The Religion Clauses: Reconciling Accommodation and Separation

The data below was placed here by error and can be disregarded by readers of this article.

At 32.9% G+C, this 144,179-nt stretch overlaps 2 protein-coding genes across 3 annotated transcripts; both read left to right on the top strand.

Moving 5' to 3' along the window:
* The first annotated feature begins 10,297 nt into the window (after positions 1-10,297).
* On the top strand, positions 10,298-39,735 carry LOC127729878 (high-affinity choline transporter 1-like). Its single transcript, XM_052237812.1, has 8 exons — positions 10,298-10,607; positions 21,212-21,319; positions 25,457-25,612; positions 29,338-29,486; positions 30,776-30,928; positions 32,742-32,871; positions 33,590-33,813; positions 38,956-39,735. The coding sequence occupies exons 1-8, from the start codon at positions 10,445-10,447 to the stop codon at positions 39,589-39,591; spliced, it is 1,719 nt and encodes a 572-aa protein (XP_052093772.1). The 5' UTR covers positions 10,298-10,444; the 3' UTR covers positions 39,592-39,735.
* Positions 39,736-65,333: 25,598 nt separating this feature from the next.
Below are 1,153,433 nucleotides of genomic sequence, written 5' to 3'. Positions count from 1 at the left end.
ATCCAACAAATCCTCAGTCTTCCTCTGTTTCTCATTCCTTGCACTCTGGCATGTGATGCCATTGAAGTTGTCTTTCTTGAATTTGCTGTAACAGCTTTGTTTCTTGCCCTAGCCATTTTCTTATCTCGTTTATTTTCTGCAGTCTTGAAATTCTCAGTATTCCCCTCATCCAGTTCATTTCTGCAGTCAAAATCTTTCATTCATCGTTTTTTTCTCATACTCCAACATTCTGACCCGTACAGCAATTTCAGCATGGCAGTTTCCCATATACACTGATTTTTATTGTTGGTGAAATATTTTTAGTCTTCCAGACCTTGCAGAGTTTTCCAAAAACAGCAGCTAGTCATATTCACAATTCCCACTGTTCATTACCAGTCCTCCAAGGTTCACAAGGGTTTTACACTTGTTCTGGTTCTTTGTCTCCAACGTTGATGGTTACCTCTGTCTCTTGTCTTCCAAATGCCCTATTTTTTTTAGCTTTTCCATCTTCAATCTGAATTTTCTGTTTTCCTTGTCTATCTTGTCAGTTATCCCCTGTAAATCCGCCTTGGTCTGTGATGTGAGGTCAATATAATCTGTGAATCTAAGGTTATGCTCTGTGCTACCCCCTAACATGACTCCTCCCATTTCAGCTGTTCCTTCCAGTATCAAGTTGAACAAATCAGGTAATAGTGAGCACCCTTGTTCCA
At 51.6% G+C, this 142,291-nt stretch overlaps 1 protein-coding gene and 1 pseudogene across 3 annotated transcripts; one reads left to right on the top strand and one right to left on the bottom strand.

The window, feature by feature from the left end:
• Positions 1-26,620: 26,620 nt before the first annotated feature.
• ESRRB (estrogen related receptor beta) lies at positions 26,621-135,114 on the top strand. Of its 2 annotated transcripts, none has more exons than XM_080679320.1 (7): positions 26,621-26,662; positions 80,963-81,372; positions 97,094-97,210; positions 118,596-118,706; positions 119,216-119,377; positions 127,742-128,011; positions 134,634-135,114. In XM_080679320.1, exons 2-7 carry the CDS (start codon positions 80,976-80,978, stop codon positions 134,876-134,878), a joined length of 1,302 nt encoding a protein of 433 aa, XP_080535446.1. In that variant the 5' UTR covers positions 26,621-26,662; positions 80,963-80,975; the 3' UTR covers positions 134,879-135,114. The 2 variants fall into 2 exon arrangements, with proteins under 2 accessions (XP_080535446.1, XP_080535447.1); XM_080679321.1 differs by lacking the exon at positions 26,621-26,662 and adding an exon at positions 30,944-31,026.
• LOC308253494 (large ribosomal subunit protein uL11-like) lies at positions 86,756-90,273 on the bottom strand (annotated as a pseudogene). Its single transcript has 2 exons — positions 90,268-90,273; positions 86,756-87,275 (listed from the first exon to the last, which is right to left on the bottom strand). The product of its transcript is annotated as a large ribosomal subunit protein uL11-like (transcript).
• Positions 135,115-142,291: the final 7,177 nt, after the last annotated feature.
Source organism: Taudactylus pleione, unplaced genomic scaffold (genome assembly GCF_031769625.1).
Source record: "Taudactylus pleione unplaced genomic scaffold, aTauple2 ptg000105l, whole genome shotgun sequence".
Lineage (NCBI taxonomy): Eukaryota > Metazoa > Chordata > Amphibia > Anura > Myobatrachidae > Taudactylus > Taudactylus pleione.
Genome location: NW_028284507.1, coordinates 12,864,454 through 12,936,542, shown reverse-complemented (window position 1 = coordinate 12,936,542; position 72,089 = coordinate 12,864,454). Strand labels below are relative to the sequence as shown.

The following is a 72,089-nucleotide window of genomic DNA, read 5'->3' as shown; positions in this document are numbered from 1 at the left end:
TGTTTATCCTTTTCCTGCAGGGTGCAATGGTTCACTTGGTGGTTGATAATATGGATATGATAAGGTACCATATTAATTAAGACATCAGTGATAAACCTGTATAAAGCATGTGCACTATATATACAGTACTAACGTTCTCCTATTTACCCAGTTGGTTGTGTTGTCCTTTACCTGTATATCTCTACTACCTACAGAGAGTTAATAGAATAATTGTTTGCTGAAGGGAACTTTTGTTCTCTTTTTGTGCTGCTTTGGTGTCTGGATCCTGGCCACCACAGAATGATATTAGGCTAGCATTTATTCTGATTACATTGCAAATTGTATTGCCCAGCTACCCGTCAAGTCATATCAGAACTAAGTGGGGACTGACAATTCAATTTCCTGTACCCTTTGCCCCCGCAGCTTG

In addition to the speech, press, assembly, and petition clauses, the First Amendment to the U.S. Constitution contains two provisions dealing with the subject of religion: the Establishment Clause and the Free Exercise Clause. They read as follows: “Congress shall make no law respecting an establishment of religion, or prohibiting the free exercise thereof.” Clearly, the religion clauses are intended to severely restrain Congress's power to legislate in the area of religion; but are the restrictions on Congress in this area absolute, or limited? More specifically, what restrictions are placed on Congress? When is it that a law can be said to touch on religion; is it only when the law mentions religion, or are there other laws that might fall within the limitations imposed by the religion clauses? And how are the sometimes seemingly contradictory commands of the Establishment and Free Exercise clauses to be reconciled? Finally, and most importantly, how does a structural approach to constitutional interpretation contribute to our understanding of these issues? These are the questions explored in this chapter.
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